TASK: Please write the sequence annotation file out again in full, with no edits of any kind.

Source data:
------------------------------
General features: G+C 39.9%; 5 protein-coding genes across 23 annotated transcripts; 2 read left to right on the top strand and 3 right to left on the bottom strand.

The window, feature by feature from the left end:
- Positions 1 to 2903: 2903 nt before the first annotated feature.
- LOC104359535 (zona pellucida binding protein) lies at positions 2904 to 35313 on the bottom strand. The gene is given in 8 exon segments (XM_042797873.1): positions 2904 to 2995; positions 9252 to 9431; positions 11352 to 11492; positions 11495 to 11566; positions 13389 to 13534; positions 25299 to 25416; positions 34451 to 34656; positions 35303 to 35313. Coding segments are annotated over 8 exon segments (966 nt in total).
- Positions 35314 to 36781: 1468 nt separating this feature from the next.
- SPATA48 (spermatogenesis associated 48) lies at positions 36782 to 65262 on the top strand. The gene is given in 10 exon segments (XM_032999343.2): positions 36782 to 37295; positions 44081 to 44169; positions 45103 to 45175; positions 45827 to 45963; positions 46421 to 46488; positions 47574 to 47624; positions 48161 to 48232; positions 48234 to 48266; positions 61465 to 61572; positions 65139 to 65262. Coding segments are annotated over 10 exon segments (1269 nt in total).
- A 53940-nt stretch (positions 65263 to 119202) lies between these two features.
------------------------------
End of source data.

General features: G+C 39.9%; 5 protein-coding genes across 23 annotated transcripts; 2 read left to right on the top strand and 3 right to left on the bottom strand.

The window, feature by feature from the left end:
- Positions 1 to 2903: 2903 nt before the first annotated feature.
- LOC104359535 (zona pellucida binding protein) lies at positions 2904 to 35313 on the bottom strand. The gene is given in 8 exon segments (XM_042797873.1): positions 2904 to 2995; positions 9252 to 9431; positions 11352 to 11492; positions 11495 to 11566; positions 13389 to 13534; positions 25299 to 25416; positions 34451 to 34656; positions 35303 to 35313. Coding segments are annotated over 8 exon segments (966 nt in total).
- Positions 35314 to 36781: 1468 nt separating this feature from the next.
- SPATA48 (spermatogenesis associated 48) lies at positions 36782 to 65262 on the top strand. The gene is given in 10 exon segments (XM_032999343.2): positions 36782 to 37295; positions 44081 to 44169; positions 45103 to 45175; positions 45827 to 45963; positions 46421 to 46488; positions 47574 to 47624; positions 48161 to 48232; positions 48234 to 48266; positions 61465 to 61572; positions 65139 to 65262. Coding segments are annotated over 10 exon segments (1269 nt in total).
- A 53940-nt stretch (positions 65263 to 119202) lies between these two features.